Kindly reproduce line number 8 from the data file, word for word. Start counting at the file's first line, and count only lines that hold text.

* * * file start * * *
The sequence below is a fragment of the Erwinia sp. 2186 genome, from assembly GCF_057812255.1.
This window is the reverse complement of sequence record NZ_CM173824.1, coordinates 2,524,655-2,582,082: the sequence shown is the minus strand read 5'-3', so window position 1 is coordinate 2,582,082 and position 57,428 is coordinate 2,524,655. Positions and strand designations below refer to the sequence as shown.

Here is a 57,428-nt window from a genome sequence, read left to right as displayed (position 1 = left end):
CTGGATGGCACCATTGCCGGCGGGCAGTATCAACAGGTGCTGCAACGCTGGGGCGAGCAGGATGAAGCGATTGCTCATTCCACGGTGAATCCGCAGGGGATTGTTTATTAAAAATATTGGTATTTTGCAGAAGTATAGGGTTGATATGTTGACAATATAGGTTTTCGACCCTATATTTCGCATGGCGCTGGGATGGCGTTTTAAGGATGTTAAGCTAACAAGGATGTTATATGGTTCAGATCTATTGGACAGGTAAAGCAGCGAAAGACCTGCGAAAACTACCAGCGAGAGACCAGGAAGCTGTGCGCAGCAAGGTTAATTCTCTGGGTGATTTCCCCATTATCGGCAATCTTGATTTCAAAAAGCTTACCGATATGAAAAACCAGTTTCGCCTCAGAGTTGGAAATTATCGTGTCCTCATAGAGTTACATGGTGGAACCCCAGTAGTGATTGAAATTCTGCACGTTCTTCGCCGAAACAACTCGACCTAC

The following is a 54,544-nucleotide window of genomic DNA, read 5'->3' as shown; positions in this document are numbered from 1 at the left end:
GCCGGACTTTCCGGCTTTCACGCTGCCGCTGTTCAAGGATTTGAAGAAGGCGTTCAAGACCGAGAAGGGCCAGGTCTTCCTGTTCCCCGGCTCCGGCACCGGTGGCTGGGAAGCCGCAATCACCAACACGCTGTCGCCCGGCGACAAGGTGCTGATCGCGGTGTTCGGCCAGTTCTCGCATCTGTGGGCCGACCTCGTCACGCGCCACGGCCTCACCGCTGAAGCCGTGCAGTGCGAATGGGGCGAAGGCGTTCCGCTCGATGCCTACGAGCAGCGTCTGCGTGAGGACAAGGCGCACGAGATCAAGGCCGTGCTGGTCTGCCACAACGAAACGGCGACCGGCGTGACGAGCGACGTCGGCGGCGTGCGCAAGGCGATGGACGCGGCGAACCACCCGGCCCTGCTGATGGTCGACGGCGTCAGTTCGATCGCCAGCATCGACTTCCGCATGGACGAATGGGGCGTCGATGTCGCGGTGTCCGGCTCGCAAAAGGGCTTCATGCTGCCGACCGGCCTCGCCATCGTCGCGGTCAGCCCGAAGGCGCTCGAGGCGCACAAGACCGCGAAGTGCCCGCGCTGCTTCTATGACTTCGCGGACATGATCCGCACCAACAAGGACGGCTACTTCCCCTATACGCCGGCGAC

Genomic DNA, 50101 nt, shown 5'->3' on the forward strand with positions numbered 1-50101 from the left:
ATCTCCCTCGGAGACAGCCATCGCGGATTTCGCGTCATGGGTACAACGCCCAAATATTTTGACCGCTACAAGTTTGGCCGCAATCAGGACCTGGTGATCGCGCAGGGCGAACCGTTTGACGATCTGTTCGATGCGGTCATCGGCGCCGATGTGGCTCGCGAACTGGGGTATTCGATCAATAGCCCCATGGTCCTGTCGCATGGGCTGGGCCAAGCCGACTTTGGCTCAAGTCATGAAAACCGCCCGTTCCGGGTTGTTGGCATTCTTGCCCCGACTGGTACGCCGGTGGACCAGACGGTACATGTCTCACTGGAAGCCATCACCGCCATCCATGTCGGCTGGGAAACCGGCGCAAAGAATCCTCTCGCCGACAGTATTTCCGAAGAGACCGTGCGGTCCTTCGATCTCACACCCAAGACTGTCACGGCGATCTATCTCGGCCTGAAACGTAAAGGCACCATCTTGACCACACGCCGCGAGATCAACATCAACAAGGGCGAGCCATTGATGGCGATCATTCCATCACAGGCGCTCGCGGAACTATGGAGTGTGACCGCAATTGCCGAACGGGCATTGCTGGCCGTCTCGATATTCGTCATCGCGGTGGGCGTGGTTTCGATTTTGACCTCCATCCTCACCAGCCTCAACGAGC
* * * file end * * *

ATCTCCCTCGGAGACAGCCATCGCGGATTTCGCGTCATGGGTACAACGCCCAAATATTTTGACCGCTACAAGTTTGGCCGCAATCAGGACCTGGTGATCGCGCAGGGCGAACCGTTTGACGATCTGTTCGATGCGGTCATCGGCGCCGATGTGGCTCGCGAACTGGGGTATTCGATCAATAGCCCCATGGTCCTGTCGCATGGGCTGGGCCAAGCCGACTTTGGCTCAAGTCATGAAAACCGCCCGTTCCGGGTTGTTGGCATTCTTGCCCCGACTGGTACGCCGGTGGACCAGACGGTACATGTCTCACTGGAAGCCATCACCGCCATCCATGTCGGCTGGGAAACCGGCGCAAAGAATCCTCTCGCCGACAGTATTTCCGAAGAGACCGTGCGGTCCTTCGATCTCACACCCAAGACTGTCACGGCGATCTATCTCGGCCTGAAACGTAAAGGCACCATCTTGACCACACGCCGCGAGATCAACATCAACAAGGGCGAGCCATTGATGGCGATCATTCCATCACAGGCGCTCGCGGAACTATGGAGTGTGACCGCAATTGCCGAACGGGCATTGCTGGCCGTCTCGATATTCGTCATCGCGGTGGGCGTGGTTTCGATTTTGACCTCCATCCTCACCAGCCTCAACGAGC